This is one of the 3 Aegiceras species in the Myrsinoideae subfamily of Primulaceae s.l. or the old family Myrsinaceae.
They are commonly known as the River Mangrove or just Mangrove.
Some sources list Black Mangrove as well but according to the Australian Institute of Marine Science this is the common name for the 2 Lumnitzera species found in S. E. Queensland.
Compared to Aegiceras they have smaller light green leaves with a notch at the tip and no salt glands.
Aegiceras corniculatum is one of the most common mangroves seen in the Brisbane area often growing among the taller Grey mangroves (Avicennia marina).
They grow along the wet muddy banks of tidal creeks and rivers where their bases are regularly covered by fresh, salty or brackish water.
The evergreen plants mostly grow as a multi-stemmed and much-branched shrub around 3 m high but they can be small trees up to 7 m.
The bushy shrubs often form dense thickets.
Young round branches are reddish or dark brown and the trunk is grey to brown.
The bark is smooth or slightly fissured and has small lenticels which are pores for gas exchange.
There may be roots on the surface of the mud but no vertical above ground ones.
Leaves are typically alternately arranged but may be opposite or sub-opposite in some places.
The petioles, up to 1 or 1.5 cm long have short wings at the top.
The obovate, wide ovate or elliptic blades are up to 12 cm or so long and 8 cm wide.
The base is wedge-shaped, the tip blunt or rounded and the edge is smooth.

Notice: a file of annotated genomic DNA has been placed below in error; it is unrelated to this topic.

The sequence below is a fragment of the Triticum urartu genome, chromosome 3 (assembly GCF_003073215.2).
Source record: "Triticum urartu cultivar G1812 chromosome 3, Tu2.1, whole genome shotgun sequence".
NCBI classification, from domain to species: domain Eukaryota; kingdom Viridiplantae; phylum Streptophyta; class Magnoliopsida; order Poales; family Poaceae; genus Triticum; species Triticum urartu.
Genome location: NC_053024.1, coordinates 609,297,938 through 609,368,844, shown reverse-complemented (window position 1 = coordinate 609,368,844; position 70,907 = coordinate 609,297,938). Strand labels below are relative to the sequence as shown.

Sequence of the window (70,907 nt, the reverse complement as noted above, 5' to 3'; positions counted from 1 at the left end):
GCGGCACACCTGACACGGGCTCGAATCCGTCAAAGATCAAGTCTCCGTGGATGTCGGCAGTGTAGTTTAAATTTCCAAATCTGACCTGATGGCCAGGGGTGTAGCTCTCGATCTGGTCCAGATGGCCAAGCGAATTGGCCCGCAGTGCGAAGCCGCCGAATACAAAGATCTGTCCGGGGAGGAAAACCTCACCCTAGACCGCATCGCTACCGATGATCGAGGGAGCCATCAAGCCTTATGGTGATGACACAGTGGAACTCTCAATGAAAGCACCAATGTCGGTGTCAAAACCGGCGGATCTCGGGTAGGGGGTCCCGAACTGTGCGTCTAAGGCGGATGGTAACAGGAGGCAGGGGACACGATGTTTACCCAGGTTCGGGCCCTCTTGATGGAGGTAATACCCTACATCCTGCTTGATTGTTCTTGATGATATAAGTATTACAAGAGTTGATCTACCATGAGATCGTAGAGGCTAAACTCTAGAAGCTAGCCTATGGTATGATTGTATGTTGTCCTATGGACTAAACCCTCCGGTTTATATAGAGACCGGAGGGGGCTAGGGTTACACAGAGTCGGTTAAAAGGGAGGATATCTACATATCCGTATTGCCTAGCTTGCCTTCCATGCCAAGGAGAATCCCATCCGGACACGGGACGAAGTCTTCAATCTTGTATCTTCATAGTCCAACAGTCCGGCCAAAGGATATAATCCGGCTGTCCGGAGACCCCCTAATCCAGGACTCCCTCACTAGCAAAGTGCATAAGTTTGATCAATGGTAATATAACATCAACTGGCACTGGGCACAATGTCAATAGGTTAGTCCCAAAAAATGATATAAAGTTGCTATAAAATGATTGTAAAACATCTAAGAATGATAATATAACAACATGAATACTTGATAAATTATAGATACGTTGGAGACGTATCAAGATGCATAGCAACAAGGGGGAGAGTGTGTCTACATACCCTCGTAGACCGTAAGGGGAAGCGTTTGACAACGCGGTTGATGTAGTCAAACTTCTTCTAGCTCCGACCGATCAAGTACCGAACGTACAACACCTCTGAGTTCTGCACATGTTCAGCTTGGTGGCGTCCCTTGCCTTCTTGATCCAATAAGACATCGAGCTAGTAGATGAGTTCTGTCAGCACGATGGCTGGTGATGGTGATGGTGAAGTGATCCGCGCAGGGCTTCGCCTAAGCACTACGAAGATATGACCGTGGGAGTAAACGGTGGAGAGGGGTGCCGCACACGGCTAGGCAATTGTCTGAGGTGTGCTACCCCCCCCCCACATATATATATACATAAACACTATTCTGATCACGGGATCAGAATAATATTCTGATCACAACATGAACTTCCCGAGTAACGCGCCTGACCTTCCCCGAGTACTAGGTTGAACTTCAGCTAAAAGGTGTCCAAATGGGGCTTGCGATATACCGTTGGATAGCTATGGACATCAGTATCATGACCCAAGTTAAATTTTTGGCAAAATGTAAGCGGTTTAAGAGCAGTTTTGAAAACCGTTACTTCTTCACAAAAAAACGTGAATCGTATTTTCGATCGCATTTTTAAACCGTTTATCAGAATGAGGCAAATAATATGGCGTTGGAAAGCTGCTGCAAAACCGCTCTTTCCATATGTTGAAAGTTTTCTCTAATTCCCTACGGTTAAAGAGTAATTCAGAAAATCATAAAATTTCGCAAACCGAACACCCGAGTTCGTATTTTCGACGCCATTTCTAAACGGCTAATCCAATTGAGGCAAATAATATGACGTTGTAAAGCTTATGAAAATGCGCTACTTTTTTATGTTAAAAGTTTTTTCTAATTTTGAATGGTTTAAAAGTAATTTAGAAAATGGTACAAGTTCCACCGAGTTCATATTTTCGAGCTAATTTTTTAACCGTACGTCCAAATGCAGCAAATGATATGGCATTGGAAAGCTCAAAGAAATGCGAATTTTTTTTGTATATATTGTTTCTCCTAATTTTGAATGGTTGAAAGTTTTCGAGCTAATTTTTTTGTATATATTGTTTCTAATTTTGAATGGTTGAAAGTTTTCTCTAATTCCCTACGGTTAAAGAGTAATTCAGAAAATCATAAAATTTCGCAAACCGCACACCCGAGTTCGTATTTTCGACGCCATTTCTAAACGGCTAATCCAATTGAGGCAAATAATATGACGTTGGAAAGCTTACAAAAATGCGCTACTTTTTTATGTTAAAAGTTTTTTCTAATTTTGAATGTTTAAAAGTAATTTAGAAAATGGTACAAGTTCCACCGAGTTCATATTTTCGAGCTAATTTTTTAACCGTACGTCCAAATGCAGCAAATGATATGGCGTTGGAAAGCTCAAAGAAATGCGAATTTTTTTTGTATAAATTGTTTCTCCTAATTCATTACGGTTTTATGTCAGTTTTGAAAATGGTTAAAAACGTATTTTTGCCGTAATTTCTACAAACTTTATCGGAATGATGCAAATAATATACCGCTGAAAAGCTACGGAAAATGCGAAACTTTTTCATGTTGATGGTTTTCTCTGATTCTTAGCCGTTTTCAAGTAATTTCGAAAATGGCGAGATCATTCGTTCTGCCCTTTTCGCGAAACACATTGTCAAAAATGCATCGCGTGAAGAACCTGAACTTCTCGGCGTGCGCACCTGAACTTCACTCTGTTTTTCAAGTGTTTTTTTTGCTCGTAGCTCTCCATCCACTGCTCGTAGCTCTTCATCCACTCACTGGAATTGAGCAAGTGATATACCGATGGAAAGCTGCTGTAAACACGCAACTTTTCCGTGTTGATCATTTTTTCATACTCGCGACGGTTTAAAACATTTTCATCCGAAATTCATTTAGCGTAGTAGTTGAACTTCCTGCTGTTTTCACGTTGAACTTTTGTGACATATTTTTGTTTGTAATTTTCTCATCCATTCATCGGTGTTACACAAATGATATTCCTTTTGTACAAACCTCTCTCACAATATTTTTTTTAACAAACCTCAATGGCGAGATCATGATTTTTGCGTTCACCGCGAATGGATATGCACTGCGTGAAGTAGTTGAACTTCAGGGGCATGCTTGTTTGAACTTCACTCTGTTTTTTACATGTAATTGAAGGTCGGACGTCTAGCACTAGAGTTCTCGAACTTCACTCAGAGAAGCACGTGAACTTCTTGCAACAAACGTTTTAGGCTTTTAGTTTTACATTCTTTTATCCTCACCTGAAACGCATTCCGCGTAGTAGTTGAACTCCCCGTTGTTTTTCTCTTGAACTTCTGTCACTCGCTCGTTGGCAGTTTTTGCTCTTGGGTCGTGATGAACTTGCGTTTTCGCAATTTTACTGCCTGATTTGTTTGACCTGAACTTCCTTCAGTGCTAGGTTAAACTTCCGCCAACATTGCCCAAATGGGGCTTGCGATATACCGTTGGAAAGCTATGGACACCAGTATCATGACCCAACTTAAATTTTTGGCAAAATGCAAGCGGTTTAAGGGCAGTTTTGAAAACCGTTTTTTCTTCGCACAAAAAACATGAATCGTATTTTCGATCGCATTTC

The leathery leaves have a glossy green upper surface and a pale lower surface.
Dense hairs under the seed leaves are soon lost.
There are small pores on both surfaces and the upper has tiny circular glands that are encrusted by excreted salt.
Inflorescences are terminal on the main and short axillary side branches.
They are an umbel with a stalk or peduncle up to 1 cm long.
The up to 35 flowers are each on a pedicel 1 to 2 cm long attached to the top of the peduncle.
The calyx, up to 6 or 7 mm long has 5 free pale green overlapping sepals with a rounded tip.
They have a thickened base and tiny dark pinpoint glands on the outer surface.
The white bell-shaped corolla consists or a basal tube 3 to 5 mm long and 5 lobes.
The pointed ovate to lanceolate lobes, 5 to 7 mm long overlap in the bud then spread out then back as the flower opens.
There are dense hairs on the inner surface of the corolla tube with some being glandular.
The 5 stamens, on filaments around 6 or 7 mm long are opposite the petal lobes.
The filament bases are fused into a tube that is inserted onto the base of the corolla tube.
The outer surface of the stamen tube has very short hairs.
The top of the tube and the base of the free section of the filaments have longer glandular hairs.
The 2.5 mm long anthers have 2 sacs with downward pointing basal lobes (sagittate).
The dorsifixed anthers, with transverse septa along them open inwards through longitudinal slits.
When the flower is mature the anthers are horizontal and facing outwards.
The narrow conical superior ovary, around 7 mm long is on a very short stalk.
The numerous ovules are on a spherical placenta attached to the base of the single locule (free central placentation).
The style, with a pinpoint stigma tapers from the top of the ovary to just past the corolla tube.
The 5 to 8 mm long style has dark glands, on stalks at its base.
Nectar is secreted from around the base of the ovary.
The fruit are bunches of narrow sickle-shaped capsules up to 8 cm long and 0.5 cm wide.
The style remains giving them a tapering tip.
The dead brown sepals are tightly twisted around the base of the capsule.
Of the numerous ovules in each ovary only one develops and it germinates on the plant.
The green to yellow or pink capsules split longitudinally to release the seed which can float on the water.